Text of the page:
A rider posted this video of his commuting ride, on YouTube and Ze Frank's ORG.
He seems like a good dude, but the video shows some of the kind of cyclist arrogance that makes motorists dislike us.
Maybe the wide angle lens makes him appear to be riding way too close to the parked cars. I'll grant that. But he splits lanes at speed between stopped cars, shoots really dicey gaps, also at speed, and runs several red lights. Then he rides against the legal direction of traffic flow on an empty street.
I will sometimes run red lights or stop signs when I see a clear passage, to get me away from the intersection so the wad of impatient motorists can do whatever they want when they get the green without using me as a pinball. The limited field of the video kept me from seeing what I would have wanted to see before heading across an intersection in violation of the law.
The thing is, if you get hit running a red light, no one owes you a thing. You were wrong. Traffic laws are not unjust tyranny. They're just a way to regulate the flow. If your violation of the law facilitates the flow by getting you out of there, good. But don't expect sympathy if you misjudge and get crushed. If you step outside the law, you are outside its protection as well as its restriction.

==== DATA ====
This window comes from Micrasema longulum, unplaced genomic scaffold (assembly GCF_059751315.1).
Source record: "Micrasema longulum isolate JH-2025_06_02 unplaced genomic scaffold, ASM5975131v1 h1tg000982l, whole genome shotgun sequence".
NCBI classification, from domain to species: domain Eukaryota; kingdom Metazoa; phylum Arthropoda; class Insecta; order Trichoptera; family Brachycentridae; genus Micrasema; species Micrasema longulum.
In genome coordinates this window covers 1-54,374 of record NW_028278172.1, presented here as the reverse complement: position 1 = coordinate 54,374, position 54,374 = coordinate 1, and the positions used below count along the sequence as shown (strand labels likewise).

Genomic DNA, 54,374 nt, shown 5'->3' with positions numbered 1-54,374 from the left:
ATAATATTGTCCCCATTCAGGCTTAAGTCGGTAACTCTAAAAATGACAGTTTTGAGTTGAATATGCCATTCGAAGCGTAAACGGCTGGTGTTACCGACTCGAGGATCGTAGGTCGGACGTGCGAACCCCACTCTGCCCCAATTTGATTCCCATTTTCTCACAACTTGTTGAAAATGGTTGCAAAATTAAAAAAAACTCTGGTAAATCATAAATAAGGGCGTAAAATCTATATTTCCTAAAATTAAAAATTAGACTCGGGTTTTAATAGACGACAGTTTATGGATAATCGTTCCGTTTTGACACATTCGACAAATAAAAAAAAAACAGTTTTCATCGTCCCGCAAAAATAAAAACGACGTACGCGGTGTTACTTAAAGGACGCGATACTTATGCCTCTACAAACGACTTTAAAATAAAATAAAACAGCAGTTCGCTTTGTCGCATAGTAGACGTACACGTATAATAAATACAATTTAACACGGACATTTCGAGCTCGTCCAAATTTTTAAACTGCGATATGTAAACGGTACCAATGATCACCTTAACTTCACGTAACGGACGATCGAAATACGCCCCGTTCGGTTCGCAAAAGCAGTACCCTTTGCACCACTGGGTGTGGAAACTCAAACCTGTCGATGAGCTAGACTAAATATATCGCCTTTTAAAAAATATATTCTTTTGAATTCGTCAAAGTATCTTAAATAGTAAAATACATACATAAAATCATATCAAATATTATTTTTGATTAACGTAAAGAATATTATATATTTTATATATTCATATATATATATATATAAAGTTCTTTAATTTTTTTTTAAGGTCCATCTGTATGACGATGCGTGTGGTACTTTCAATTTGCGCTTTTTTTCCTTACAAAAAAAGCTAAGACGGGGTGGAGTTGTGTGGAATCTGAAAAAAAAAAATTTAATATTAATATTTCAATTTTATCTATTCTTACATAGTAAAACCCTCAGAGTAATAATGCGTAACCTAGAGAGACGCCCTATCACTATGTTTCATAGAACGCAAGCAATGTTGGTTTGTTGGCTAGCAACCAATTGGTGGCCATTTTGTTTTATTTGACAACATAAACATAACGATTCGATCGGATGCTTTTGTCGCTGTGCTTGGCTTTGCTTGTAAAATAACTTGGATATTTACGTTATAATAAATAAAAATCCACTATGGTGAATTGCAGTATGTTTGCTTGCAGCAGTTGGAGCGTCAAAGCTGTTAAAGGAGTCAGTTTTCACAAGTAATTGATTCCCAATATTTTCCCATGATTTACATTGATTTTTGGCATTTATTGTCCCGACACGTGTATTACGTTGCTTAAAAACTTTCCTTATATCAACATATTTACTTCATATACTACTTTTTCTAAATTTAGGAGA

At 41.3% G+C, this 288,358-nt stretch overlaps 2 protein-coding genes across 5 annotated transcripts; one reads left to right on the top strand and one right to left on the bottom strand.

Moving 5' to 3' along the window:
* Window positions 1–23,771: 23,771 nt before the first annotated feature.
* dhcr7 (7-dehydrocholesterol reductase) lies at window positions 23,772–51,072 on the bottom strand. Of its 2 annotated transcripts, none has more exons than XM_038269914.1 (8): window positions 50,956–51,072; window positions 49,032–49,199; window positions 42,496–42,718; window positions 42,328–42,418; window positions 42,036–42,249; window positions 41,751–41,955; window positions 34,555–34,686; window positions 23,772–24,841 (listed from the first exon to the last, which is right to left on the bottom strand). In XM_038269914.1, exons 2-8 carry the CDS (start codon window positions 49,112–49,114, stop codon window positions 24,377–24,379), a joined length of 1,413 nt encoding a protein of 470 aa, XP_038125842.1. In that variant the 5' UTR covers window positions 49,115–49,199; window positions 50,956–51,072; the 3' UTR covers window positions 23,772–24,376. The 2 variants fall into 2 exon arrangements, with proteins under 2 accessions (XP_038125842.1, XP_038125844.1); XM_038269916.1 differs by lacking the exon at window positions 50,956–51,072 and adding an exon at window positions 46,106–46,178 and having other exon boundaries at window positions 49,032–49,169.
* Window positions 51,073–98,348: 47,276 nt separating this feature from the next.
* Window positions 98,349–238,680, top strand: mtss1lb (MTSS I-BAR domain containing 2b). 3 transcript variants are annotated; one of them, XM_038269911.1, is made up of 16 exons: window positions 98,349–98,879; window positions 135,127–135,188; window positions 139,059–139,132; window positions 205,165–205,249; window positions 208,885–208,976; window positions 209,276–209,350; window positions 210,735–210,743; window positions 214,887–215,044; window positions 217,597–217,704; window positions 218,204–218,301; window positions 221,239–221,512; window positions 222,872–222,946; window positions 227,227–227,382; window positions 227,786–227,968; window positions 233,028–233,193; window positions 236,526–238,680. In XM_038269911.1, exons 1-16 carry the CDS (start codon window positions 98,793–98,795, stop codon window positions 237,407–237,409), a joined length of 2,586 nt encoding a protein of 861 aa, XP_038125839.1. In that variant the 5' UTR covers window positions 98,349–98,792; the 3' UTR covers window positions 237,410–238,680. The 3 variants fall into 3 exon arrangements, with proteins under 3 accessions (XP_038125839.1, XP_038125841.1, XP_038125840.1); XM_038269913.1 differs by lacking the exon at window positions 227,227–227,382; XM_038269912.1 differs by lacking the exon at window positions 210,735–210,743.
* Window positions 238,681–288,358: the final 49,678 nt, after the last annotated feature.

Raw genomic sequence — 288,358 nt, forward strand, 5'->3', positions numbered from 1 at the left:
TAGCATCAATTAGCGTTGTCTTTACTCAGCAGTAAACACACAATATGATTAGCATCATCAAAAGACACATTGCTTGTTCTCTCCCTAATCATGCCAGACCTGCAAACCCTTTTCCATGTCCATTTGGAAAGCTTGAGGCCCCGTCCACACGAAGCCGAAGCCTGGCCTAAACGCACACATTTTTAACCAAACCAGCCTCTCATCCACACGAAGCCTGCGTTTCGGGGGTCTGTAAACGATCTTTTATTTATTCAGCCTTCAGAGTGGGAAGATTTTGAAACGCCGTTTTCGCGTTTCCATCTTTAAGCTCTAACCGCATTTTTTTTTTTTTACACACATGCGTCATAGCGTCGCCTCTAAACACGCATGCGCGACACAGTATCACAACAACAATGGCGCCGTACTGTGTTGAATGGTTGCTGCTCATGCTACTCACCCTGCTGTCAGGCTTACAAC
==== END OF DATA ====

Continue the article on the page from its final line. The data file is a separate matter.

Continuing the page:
Riding against traffic just pisses me off. If a vehicle, even another cyclist, comes to an intersection on that one way street, you'll be popping up like a kamikaze plane coming out of the sun. It makes me want to reach for the 40 mm Bofors and blow your ass away. Sorry, but you're not helping anyone with self-centered, scofflaw antics.
When I was in college, most cars were forbidden to enter the university campus. Everyone biked like Beijing in the good old days. The cyclists who did not respect some sort of orderly flow in that Biketopia caused accidents. No one liked them. When I centerpunched one who yanked a hard left in front of me, I came out with a bent fork, a tacoed wheel and some scrapes. I don't know what he got. I stared at him with The Gaze of Death until he crawled out of my sight. Only later did I assess how my own carelessness contributed. Sorry Dude.
Over many years of traffic riding, I have learned how to press my advantage and how not to. Hopefully this young videographer will survive the learning curve he does not seem to realize he's on.